in Friends, Family, and Fun

4 Hour Bike Racer

I’m trying to win a category 4 criterium. Specifically, I’m shooting for my local Seward Park or Volunteer Park crits. I have raced before, mostly 15 years ago (made it to cat-3, but never won a cat-4 race). I’ve been inspired by the pragmatic approach of The 4 Hour Body, but it is missing a chapter on cycling. So this blog post will be my attempt to write that chapter. Also, I’m working on a mobile application for behavior change – inspired in part by the work of BJ Fogg. I’ve had positive results using behavior hacks the last few months, so I thought I’d take on this ambitious goal.

If you’re training for a cycling criterium, please leave a comment (question, answer, or cheer me on).

On-bike workout schedule

I have 3-6 months to pull this off. The question is: what is the most time-effective way to get in shape? I’d like to avoid 4 hour long rides via the scenic Renton airport or on the body-rocking (tree root infested) Burke Gilman trail if possible. I think the alternative is interval training.

I’m hoping that – like the sprinters in 4HB – I can train at less than full interval lengths and get the full benefits. If I concentrate on sprints and strength, I’m hoping that early season races will help with overall aerobic fitness.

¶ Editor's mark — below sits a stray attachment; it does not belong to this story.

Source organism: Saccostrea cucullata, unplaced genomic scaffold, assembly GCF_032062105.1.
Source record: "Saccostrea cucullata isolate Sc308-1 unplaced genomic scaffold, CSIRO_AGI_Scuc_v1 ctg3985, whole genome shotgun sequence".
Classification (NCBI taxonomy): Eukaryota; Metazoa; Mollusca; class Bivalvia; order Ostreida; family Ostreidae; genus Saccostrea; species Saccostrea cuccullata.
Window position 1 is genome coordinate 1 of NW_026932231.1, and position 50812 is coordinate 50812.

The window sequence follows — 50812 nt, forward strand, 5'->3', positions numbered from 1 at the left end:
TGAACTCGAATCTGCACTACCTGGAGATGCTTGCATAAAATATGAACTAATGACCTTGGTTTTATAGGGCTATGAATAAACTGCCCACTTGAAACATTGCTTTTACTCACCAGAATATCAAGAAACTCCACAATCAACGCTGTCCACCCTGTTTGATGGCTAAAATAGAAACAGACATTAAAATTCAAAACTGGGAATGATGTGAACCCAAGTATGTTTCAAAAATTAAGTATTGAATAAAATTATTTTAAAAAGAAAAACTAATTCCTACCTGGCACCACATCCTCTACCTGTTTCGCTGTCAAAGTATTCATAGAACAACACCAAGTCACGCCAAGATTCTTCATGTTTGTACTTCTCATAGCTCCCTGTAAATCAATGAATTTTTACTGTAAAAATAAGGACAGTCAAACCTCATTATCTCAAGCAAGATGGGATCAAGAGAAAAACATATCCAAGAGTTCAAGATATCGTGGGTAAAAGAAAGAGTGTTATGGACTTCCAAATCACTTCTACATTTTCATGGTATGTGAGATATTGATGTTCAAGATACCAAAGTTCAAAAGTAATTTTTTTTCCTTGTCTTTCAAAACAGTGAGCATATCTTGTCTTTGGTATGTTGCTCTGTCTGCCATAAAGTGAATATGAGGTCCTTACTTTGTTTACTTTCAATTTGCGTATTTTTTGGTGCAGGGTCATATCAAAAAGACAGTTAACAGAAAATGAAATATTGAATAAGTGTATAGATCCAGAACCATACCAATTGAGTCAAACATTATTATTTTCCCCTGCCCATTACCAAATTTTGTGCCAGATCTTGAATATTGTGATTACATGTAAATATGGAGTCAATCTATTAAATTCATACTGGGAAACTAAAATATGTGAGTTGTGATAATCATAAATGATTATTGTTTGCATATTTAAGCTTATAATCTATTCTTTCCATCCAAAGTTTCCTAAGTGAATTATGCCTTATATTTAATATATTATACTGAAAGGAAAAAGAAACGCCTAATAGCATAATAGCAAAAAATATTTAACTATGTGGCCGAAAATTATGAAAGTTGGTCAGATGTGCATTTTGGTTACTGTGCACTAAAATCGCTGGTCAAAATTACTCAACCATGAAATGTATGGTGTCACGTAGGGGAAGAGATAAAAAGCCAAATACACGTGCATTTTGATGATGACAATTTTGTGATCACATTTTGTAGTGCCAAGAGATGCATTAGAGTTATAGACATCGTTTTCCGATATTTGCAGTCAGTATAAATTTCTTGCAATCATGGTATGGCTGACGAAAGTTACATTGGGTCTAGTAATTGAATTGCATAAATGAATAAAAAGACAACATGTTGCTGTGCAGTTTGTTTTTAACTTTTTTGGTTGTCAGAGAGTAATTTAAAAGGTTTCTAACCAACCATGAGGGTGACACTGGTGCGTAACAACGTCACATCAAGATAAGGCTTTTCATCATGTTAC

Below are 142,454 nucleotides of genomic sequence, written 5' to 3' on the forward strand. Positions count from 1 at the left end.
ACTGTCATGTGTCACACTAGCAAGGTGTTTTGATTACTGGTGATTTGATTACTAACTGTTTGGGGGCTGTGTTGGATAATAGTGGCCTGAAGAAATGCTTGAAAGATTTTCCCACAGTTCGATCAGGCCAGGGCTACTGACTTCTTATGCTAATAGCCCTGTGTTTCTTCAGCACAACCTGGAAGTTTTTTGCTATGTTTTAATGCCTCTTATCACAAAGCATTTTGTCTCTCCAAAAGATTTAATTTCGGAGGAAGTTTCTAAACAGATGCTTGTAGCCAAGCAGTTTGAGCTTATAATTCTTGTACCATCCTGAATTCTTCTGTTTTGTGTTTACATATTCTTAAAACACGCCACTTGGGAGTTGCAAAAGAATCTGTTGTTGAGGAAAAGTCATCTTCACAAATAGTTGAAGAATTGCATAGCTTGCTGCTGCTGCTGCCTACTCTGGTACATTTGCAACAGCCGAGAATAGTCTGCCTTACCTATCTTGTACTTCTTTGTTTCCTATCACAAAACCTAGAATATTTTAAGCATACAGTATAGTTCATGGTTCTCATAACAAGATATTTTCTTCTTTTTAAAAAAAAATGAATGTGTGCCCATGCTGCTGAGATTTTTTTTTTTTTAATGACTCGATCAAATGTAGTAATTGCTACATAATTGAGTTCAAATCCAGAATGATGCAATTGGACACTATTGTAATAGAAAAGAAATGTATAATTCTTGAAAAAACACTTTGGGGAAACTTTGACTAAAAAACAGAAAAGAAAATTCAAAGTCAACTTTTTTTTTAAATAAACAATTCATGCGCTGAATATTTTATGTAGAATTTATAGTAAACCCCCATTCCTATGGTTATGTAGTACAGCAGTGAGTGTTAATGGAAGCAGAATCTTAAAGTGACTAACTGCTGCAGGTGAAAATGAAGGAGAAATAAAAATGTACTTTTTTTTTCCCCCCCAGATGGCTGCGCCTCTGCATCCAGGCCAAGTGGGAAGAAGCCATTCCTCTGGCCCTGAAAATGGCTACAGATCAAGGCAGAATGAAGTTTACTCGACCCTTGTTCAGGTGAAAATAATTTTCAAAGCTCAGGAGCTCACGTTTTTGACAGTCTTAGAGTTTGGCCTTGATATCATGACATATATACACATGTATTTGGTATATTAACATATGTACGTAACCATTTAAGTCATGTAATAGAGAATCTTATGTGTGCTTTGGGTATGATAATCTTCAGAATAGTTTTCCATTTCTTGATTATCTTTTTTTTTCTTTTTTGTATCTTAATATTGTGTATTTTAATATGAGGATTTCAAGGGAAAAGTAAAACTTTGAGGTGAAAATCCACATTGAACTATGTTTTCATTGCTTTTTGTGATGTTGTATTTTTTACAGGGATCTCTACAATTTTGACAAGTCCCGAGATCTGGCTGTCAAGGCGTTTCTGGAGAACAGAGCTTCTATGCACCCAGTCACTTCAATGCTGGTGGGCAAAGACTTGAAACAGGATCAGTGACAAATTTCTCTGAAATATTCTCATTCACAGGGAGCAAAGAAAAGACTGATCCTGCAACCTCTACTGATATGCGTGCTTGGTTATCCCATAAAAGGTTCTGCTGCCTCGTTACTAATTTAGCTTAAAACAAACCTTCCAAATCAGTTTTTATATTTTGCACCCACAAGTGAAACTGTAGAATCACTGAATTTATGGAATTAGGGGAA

Another idea is to take a track racing course that I’ve heard is offered locally. I’ve never done it, and could gain some fixie cred (not that I want it). Oh, and I live smack on top of one of Seattle’s 7 hills – and don’t have a car. So I’ve got that going for me.

My Quora question: What is the best 12 week training plan to prepare for a cycling criterium?

Strength (weight) training

I’m guessing that I can start with the 4HB chapter on “Becoming super human.” I’ve already got the tights for it. My interpretation is that the main requirement is lots of dead-lifting. The glute exercises are easy, but I may need to join a gym to find enough weight to dead-lift (and large enough kettle bells).

Another fallback is the P90X “Legs & Back” workout video. You can find it on bittorrent sites, if you can make it past the Russian bride ads. When doing the workout, I substitute push ups and sit ups for the back part. I’ve found it to be challenging, effective, and comprehensive (meaning I walk funny the next day if I haven’t done it in a while). It can be done in an hour from home.